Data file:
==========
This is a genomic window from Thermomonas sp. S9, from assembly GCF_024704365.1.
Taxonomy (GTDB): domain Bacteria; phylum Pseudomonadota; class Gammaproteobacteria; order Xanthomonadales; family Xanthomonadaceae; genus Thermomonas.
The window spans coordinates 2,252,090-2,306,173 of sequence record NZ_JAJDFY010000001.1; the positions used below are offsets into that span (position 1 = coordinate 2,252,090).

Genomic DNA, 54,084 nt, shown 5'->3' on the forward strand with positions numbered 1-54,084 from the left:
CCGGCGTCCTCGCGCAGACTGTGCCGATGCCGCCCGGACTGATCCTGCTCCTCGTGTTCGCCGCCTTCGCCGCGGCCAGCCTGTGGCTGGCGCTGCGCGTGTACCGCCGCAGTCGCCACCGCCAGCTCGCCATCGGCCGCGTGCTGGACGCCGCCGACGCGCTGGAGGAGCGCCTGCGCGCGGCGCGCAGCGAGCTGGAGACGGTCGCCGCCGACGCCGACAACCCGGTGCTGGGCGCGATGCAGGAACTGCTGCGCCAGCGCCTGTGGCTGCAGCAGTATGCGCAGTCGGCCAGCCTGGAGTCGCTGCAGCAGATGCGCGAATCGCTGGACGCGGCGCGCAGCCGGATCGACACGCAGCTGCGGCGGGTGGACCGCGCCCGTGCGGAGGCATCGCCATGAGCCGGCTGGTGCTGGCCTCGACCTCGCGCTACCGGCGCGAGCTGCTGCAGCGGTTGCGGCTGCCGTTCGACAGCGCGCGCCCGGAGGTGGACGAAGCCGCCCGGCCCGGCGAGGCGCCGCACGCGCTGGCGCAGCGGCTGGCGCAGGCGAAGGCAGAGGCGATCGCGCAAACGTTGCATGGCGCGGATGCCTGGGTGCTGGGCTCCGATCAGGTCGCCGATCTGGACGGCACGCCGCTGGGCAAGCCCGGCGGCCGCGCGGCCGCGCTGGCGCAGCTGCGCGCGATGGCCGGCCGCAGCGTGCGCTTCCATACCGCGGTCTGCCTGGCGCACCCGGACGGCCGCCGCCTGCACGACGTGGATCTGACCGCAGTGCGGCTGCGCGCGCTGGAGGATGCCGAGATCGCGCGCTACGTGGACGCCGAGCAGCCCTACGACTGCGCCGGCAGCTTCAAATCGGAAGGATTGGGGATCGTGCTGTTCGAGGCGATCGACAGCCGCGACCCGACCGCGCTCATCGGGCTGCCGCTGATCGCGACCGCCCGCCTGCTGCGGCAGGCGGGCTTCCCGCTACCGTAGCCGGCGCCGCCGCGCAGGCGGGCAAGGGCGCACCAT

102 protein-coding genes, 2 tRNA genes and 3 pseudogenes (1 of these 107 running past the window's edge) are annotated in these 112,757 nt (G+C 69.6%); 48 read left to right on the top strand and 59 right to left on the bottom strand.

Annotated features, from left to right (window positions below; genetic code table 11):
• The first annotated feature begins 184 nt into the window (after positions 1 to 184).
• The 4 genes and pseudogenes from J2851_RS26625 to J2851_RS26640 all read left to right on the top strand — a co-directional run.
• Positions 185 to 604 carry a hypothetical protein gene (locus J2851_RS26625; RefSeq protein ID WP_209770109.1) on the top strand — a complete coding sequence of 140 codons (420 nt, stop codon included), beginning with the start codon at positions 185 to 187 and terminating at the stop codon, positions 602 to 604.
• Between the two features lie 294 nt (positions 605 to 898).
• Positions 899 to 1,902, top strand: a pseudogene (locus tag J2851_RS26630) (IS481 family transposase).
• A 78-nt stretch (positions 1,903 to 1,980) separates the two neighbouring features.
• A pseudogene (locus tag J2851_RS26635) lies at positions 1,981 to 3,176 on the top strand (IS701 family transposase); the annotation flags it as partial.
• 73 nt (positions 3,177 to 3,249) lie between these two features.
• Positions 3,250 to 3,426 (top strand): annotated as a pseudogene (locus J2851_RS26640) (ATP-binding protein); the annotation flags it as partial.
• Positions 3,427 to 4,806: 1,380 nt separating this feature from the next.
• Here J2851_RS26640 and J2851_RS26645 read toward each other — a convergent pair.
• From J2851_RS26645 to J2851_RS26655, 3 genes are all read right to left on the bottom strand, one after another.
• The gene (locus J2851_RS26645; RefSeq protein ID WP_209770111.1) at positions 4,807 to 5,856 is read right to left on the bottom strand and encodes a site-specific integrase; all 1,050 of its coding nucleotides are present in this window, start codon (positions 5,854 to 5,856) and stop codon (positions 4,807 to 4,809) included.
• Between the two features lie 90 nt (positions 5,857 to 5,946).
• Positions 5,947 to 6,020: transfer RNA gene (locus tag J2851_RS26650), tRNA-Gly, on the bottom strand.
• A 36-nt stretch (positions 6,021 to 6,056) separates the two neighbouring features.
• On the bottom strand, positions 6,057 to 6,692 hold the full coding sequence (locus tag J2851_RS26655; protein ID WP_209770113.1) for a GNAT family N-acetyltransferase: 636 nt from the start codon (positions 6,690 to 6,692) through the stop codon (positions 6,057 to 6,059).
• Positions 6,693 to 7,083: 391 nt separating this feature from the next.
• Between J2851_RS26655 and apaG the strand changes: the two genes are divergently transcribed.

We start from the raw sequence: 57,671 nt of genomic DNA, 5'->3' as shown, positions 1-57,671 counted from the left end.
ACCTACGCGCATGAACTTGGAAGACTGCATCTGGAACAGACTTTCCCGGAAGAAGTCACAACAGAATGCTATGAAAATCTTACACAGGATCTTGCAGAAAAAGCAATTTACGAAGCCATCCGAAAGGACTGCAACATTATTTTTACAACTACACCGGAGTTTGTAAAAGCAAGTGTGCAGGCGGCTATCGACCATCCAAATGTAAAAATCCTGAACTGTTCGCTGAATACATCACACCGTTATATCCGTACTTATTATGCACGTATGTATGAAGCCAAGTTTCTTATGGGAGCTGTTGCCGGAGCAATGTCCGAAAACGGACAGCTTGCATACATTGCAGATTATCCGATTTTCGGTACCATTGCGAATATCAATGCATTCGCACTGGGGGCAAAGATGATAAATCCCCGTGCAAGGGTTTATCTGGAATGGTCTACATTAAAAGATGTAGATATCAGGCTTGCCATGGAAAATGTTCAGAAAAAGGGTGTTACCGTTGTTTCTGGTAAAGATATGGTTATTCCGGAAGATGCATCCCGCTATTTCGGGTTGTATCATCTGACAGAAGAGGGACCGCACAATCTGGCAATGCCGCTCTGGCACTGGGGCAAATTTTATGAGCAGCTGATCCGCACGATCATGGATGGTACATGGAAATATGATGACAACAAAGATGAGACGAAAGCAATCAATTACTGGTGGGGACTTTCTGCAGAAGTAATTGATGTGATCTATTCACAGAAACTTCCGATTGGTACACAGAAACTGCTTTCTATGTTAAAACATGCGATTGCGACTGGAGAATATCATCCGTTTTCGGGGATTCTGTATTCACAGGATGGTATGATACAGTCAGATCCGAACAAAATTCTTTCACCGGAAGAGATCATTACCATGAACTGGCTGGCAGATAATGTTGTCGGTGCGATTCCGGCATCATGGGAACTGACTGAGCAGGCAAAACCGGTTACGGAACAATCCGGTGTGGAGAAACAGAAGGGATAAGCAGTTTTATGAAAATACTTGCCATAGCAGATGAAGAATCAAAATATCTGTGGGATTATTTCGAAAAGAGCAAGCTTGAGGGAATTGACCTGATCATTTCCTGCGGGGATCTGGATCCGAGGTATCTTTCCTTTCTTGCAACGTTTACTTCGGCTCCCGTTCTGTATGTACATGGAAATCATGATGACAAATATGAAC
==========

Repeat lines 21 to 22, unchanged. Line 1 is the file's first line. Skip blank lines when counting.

• Between the two features lie 90 nt (positions 5,857 to 5,946).
• Positions 5,947 to 6,020: transfer RNA gene (locus tag J2851_RS26650), tRNA-Gly, on the bottom strand.